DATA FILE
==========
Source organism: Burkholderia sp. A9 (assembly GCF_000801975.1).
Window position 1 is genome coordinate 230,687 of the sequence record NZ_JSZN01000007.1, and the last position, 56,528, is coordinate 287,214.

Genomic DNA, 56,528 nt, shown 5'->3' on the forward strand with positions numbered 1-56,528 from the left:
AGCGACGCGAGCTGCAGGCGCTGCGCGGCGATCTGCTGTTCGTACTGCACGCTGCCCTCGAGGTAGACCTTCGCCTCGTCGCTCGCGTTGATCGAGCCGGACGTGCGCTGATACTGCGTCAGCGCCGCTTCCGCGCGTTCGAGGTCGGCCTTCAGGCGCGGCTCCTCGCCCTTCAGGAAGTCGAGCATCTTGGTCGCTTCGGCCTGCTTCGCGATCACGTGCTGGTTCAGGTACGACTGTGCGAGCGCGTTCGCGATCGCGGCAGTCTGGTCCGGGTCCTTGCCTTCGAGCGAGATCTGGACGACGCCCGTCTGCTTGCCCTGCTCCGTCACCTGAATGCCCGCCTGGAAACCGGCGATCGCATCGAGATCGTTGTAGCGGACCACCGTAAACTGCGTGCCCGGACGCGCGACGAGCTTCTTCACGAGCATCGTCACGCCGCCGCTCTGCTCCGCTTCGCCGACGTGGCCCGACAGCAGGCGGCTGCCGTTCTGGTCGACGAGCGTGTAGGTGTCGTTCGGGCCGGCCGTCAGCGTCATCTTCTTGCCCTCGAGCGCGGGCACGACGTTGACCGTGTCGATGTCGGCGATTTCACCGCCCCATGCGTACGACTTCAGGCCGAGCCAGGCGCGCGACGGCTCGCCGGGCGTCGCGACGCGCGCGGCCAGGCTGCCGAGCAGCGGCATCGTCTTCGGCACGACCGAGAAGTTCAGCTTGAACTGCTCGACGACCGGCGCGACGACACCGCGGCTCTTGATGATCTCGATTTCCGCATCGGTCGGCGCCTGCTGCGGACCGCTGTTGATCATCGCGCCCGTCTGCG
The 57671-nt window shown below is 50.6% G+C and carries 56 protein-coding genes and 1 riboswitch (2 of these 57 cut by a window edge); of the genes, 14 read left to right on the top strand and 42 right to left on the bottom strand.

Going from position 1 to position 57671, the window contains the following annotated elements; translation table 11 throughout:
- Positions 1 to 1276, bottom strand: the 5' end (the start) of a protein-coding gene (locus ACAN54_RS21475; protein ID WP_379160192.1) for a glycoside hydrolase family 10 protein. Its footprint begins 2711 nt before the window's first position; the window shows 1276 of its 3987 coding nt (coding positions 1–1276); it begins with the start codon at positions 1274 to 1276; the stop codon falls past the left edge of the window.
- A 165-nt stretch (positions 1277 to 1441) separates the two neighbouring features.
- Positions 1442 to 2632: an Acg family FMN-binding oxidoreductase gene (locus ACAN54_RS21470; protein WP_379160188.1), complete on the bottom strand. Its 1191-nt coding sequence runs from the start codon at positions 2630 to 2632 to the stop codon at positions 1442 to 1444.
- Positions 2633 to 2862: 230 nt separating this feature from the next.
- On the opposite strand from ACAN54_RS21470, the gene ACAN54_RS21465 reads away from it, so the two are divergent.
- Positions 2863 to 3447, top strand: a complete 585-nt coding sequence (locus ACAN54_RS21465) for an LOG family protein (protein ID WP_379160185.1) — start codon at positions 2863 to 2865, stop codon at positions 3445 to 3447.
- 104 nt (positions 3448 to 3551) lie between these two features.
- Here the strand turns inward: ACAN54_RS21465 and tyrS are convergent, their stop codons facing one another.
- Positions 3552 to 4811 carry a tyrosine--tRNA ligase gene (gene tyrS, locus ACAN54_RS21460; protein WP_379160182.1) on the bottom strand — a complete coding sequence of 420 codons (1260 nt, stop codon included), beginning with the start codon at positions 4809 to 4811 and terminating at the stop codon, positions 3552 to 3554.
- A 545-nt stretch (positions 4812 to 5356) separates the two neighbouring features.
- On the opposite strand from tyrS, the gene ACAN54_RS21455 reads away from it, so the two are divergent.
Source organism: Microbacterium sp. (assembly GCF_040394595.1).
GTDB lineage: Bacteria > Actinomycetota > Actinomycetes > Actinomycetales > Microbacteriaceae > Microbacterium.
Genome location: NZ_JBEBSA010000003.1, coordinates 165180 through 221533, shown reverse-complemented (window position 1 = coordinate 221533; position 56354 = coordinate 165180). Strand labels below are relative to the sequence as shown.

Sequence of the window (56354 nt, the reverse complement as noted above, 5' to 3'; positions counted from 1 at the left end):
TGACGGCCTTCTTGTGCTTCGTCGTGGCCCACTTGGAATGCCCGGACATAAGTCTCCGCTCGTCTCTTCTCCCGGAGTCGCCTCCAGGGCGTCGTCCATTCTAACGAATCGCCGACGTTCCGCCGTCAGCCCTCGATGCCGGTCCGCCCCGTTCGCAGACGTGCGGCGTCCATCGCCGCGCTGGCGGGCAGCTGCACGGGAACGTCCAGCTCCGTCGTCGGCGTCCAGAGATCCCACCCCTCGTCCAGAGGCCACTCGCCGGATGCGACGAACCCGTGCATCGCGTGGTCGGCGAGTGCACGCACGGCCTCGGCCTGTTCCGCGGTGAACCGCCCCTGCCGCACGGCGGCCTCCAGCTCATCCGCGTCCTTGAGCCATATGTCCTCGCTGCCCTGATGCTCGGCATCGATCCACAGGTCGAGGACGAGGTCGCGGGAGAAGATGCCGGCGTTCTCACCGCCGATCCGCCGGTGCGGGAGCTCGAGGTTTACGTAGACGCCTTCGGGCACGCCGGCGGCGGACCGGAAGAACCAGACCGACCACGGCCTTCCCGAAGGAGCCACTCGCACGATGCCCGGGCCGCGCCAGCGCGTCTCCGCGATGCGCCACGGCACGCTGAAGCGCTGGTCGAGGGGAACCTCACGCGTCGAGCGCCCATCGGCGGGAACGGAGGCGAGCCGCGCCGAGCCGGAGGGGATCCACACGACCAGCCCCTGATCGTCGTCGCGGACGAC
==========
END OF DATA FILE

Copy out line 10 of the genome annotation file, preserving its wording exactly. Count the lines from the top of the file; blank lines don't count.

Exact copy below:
- Positions 2633 to 2862: 230 nt separating this feature from the next.